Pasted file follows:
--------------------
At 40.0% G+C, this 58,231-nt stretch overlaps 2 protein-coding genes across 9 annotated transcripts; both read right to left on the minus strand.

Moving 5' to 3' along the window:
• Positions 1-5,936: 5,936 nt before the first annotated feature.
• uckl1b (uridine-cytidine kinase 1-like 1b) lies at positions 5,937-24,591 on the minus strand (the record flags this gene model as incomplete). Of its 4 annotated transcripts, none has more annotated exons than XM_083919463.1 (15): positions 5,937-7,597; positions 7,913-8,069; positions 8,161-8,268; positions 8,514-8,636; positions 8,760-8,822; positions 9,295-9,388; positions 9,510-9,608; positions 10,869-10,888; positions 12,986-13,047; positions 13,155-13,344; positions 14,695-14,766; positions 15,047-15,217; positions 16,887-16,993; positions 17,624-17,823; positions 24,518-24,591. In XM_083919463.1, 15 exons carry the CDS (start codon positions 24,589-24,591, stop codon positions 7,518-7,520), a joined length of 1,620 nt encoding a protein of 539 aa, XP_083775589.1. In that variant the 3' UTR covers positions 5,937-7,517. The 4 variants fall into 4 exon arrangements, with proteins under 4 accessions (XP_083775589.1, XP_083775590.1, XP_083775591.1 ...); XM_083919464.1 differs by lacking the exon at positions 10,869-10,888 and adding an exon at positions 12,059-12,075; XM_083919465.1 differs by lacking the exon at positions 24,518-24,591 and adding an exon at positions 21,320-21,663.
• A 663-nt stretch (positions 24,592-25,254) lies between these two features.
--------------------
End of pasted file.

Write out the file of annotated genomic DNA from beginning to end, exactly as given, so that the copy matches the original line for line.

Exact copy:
At 40.0% G+C, this 58,231-nt stretch overlaps 2 protein-coding genes across 9 annotated transcripts; both read right to left on the minus strand.

Moving 5' to 3' along the window:
• Positions 1-5,936: 5,936 nt before the first annotated feature.
• uckl1b (uridine-cytidine kinase 1-like 1b) lies at positions 5,937-24,591 on the minus strand (the record flags this gene model as incomplete). Of its 4 annotated transcripts, none has more annotated exons than XM_083919463.1 (15): positions 5,937-7,597; positions 7,913-8,069; positions 8,161-8,268; positions 8,514-8,636; positions 8,760-8,822; positions 9,295-9,388; positions 9,510-9,608; positions 10,869-10,888; positions 12,986-13,047; positions 13,155-13,344; positions 14,695-14,766; positions 15,047-15,217; positions 16,887-16,993; positions 17,624-17,823; positions 24,518-24,591. In XM_083919463.1, 15 exons carry the CDS (start codon positions 24,589-24,591, stop codon positions 7,518-7,520), a joined length of 1,620 nt encoding a protein of 539 aa, XP_083775589.1. In that variant the 3' UTR covers positions 5,937-7,517. The 4 variants fall into 4 exon arrangements, with proteins under 4 accessions (XP_083775589.1, XP_083775590.1, XP_083775591.1 ...); XM_083919464.1 differs by lacking the exon at positions 10,869-10,888 and adding an exon at positions 12,059-12,075; XM_083919465.1 differs by lacking the exon at positions 24,518-24,591 and adding an exon at positions 21,320-21,663.
• A 663-nt stretch (positions 24,592-25,254) lies between these two features.